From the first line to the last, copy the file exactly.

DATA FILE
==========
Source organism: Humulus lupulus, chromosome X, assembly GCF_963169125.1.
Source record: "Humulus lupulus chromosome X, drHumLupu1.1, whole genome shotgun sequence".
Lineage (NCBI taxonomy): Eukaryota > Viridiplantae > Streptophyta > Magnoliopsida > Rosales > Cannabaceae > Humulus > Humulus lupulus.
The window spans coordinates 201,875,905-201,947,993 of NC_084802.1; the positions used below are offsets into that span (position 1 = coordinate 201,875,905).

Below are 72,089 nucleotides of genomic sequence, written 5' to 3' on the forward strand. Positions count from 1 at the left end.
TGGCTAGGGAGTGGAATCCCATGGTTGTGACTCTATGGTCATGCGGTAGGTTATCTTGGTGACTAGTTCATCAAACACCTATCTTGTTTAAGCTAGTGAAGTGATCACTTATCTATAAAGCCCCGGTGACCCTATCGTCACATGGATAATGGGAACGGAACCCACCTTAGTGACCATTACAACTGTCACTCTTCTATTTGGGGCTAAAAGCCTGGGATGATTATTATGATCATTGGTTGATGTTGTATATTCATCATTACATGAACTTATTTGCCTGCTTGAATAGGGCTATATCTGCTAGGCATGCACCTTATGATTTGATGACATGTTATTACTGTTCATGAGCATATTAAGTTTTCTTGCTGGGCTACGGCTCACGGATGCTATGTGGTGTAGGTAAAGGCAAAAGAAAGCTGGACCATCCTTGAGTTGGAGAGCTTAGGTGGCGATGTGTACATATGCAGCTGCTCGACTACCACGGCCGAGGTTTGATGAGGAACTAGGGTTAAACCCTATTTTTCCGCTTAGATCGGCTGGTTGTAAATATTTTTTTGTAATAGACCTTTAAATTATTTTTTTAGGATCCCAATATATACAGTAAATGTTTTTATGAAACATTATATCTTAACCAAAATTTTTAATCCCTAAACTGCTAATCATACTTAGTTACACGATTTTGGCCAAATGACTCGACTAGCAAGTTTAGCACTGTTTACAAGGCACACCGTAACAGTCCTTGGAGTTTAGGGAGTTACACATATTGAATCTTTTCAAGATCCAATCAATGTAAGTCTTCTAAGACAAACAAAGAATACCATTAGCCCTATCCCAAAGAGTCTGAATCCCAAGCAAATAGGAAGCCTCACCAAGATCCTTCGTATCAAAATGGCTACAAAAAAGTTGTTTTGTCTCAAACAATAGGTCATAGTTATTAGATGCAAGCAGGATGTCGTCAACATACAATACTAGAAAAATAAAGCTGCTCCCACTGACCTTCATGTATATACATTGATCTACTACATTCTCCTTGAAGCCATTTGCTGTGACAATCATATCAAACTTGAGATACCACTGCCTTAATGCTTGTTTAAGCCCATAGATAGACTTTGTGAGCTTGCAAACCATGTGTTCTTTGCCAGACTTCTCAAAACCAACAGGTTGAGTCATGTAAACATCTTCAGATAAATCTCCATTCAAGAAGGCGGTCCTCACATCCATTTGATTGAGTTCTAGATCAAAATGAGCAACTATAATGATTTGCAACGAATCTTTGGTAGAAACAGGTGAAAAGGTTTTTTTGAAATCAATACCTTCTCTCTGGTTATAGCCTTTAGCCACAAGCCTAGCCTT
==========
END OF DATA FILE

Source organism: Humulus lupulus, chromosome X, assembly GCF_963169125.1.
Source record: "Humulus lupulus chromosome X, drHumLupu1.1, whole genome shotgun sequence".
Lineage (NCBI taxonomy): Eukaryota > Viridiplantae > Streptophyta > Magnoliopsida > Rosales > Cannabaceae > Humulus > Humulus lupulus.
The window spans coordinates 201,875,905-201,947,993 of NC_084802.1; the positions used below are offsets into that span (position 1 = coordinate 201,875,905).

Below are 72,089 nucleotides of genomic sequence, written 5' to 3' on the forward strand. Positions count from 1 at the left end.
TGGCTAGGGAGTGGAATCCCATGGTTGTGACTCTATGGTCATGCGGTAGGTTATCTTGGTGACTAGTTCATCAAACACCTATCTTGTTTAAGCTAGTGAAGTGATCACTTATCTATAAAGCCCCGGTGACCCTATCGTCACATGGATAATGGGAACGGAACCCACCTTAGTGACCATTACAACTGTCACTCTTCTATTTGGGGCTAAAAGCCTGGGATGATTATTATGATCATTGGTTGATGTTGTATATTCATCATTACATGAACTTATTTGCCTGCTTGAATAGGGCTATATCTGCTAGGCATGCACCTTATGATTTGATGACATGTTATTACTGTTCATGAGCATATTAAGTTTTCTTGCTGGGCTACGGCTCACGGATGCTATGTGGTGTAGGTAAAGGCAAAAGAAAGCTGGACCATCCTTGAGTTGGAGAGCTTAGGTGGCGATGTGTACATATGCAGCTGCTCGACTACCACGGCCGAGGTTTGATGAGGAACTAGGGTTAAACCCTATTTTTCCGCTTAGATCGGCTGGTTGTAAATATTTTTTTGTAATAGACCTTTAAATTATTTTTTTAGGATCCCAATATATACAGTAAATGTTTTTATGAAACATTATATCTTAACCAAAATTTTTAATCCCTAAACTGCTAATCATACTTAGTTACACGATTTTGGCCAAATGACTCGACTAGCAAGTTTAGCACTGTTTACAAGGCACACCGTAACAGTCCTTGGAGTTTAGGGAGTTACACATATTGAATCTTTTCAAGATCCAATCAATGTAAGTCTTCTAAGACAAACAAAGAATACCATTAGCCCTATCCCAAAGAGTCTGAATCCCAAGCAAATAGGAAGCCTCACCAAGATCCTTCGTATCAAAATGGCTACAAAAAAGTTGTTTTGTCTCAAACAATAGGTCATAGTTATTAGATGCAAGCAGGATGTCGTCAACATACAATACTAGAAAAATAAAGCTGCTCCCACTGACCTTCATGTATATACATTGATCTACTACATTCTCCTTGAAGCCATTTGCTGTGACAATCATATCAAACTTGAGATACCACTGCCTTAATGCTTGTTTAAGCCCATAGATAGACTTTGTGAGCTTGCAAACCATGTGTTCTTTGCCAGACTTCTCAAAACCAACAGGTTGAGTCATGTAAACATCTTCAGATAAATCTCCATTCAAGAAGGCGGTCCTCACATCCATTTGATTGAGTTCTAGATCAAAATGAGCAACTATAATGATTTGCAACGAATCTTTGGTAGAAACAGGTGAAAAGGTTTTTTTGAAATCAATACCTTCTCTCTGGTTATAGCCTTTAGCCACAAGCCTAGCCTT